There are also scenes of freedom. In fact, there’s Christopher Robin, Winnie-the-Pooh, Piglet, Eeyore, Kanga, Roo, and all the others walking together alongside a stream.

  Jane opens her book.

  It’s the story “In Which Christopher Robin Leads an Expotition to the North Pole.” Jane remembers reading this one with Aunt Magnolia. It was one of Aunt Magnolia’s personal favorites, fond as she was of expotitions of her own. In it, the group sets out to discover the North Pole, but then little Roo falls into the stream. Pooh finds a long pole, drapes it across the stream, and rescues Roo. Afterward, Christopher Robin considers Pooh’s pole thoughtfully. “The Expedition is over,” he tells Pooh solemnly. “You have found the North Pole!”

  By now Jane knows to expect, of course, that Charlotte is telling the story.

  The group sets out, walking in a line. First comes Christopher Robin and Rabbit, then Piglet and Pooh; then Kanga, with Roo in her pocket, and Owl; then Eeyore; and, at the end, in a long line, Rabbit’s friends-and-relations. Behind them, someone else.

  “I didn’t want to come on this Expotition,” says Eeyore. “I only came to oblige. My tail’s getting cold. I don’t want to complain but there it is. My tail’s cold.”

  Rabbit’s ears are
cold. Pooh’s belly is cold. Piglet begins to squeak because the cold is burning his feet and his nose.

  “Cold can burn,” says the person at the end of the line. “But don’t worry.”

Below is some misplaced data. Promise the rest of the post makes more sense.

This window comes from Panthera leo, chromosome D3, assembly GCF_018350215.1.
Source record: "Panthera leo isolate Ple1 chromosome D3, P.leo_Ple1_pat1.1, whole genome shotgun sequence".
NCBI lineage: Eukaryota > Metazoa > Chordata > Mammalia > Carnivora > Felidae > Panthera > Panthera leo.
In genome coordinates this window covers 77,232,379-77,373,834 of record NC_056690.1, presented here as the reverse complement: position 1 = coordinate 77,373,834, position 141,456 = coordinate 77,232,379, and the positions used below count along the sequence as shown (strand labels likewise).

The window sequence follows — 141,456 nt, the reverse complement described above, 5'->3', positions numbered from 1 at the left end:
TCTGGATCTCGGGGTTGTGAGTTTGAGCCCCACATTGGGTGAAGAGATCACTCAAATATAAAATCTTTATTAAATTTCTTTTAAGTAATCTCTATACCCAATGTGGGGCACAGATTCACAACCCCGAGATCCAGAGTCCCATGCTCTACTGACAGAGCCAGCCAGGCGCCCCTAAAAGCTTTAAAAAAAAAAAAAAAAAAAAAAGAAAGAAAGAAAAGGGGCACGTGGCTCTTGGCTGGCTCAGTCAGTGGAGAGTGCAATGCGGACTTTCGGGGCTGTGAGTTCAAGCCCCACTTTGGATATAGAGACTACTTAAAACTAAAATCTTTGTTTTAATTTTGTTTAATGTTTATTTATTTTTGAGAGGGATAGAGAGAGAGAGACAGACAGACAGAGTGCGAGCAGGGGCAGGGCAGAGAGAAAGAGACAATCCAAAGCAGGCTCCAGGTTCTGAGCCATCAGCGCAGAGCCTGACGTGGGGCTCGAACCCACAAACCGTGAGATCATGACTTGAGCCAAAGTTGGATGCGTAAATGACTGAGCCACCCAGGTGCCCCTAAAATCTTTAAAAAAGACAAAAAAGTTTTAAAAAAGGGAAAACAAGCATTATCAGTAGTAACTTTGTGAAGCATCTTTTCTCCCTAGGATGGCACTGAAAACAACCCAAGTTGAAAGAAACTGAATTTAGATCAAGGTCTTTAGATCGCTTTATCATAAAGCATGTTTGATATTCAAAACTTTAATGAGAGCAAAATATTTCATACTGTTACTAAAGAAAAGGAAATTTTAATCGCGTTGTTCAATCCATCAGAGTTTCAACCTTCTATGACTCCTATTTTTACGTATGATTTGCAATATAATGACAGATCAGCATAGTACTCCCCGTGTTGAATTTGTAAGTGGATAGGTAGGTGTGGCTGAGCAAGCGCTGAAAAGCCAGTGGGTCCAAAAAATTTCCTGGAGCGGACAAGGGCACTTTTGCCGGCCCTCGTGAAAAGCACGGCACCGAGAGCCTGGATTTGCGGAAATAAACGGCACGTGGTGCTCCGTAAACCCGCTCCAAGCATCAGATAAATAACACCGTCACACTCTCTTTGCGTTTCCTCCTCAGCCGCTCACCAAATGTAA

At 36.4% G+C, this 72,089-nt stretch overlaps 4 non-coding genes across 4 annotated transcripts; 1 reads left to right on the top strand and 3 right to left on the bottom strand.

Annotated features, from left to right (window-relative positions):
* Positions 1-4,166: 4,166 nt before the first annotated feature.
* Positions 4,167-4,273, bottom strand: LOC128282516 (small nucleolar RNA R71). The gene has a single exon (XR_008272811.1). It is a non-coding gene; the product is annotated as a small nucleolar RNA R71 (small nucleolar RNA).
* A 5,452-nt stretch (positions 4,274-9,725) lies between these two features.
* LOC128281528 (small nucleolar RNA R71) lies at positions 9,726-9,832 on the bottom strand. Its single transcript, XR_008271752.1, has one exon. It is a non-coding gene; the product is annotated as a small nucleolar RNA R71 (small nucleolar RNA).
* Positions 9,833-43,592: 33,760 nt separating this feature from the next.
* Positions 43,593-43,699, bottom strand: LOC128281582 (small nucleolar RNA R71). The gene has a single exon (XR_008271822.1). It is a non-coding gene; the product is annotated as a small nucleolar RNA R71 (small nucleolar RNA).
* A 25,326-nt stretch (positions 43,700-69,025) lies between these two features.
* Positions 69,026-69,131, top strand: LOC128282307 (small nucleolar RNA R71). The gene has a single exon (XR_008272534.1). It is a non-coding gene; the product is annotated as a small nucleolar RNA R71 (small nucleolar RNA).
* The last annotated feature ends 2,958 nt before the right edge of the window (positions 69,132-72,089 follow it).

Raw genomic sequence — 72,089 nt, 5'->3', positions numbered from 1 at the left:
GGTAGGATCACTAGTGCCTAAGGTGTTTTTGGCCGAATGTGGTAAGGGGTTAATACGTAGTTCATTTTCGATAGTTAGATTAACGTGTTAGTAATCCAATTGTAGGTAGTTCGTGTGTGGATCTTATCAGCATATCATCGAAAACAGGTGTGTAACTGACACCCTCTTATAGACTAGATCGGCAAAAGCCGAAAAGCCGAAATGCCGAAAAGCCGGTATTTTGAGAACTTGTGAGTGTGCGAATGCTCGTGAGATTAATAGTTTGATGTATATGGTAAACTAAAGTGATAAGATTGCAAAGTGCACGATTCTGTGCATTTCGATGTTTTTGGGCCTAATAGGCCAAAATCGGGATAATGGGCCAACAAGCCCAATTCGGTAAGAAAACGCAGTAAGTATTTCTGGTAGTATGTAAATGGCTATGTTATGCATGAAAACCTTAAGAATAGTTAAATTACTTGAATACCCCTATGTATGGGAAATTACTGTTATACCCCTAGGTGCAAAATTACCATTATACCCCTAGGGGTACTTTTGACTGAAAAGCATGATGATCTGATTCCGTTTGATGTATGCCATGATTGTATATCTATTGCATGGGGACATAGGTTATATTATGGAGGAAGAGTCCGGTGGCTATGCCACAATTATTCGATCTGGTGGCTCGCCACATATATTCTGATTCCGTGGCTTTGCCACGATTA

“Why shouldn’t we worry?” asks Piglet.

  “After you burn,” says the person at the end of the line, “you’ll shake. After you shake, you’ll stop shaking, and then you’ll start to feel warm and sleepy and wonderful.”

  “How do you know that?” chatters Piglet, who is beginning to shake.

  “It happened to my aunt Magnolia,” says the person at the end of the line.

  “Did Aunt Magnolia come back and tell you about it?” chatters Piglet, who’s shaking harder now.

  “Not exactly,” says Jane.

  “How did you learn about it, then?” asks Piglet, who yawns.

  “It’s called hypothermia,” says Jane. “It happens to people who set out for the North Pole without the appropriate supplies.”

  “Did Aunt Magnolia do that?” asks Piglet.

  “No,” says Jane. “She set out for the South Pole, with the appropriate supplies. Isn’t it nice to be doing the parallel and opposite thing? Just like Aunt Magnolia, but different.”

  “But, why did she get hypothermia if she had the appropriate supplies?” asks Piglet.

  “She got caught in a blizzard.”

  It begins to snow, steadily. The wind picks up and the snow blows harder. The snow looks an awful lot like cherry blossoms, soft and delicate and sweet-smelling, but when it hits Jane’s skin, it’s like being poked with pins.

  “Ow!” cries Piglet. “Ow! Ow! It stings!”

  “Hold on, Piglet,” says Jane as the stinging snow piles around Jane’s feet, her ankles, her shins. Her jellyfish tattoo begins to burn, a jellyfish-shaped fire stinging her arm. “This is how it’s supposed to happen,” says Jane, beginning to be alarmed. “Soon you’ll feel warm and sleepy and wonderful.”

  The cherry-blossom snow has a way of finding the crevices in Jane’s clothing, and sticking to her skin. There, it’s like acid; it eats her top layer away. It lays her bare. It happens very fast. Christopher Robin is screaming. How strange, Jane thinks, watching him as he screams. He’s skinless. The cherry-blossom snow has eaten the skin of his face and arms and of the legs above his expedition boots. He’s red and oozing, his outside is visceral, he is the scene in the movie we turn away from because it’s horrible. But it’s how our bodies look, under our skin. Pooh is screaming. Piglet is screaming. Rabbit is screaming.

 

Turn Navi Off
Turn Navi On
Scroll Up
Scroll

KRISTIN CASHORE SERIES:

Graceling Realm

 


Add comment

Add comment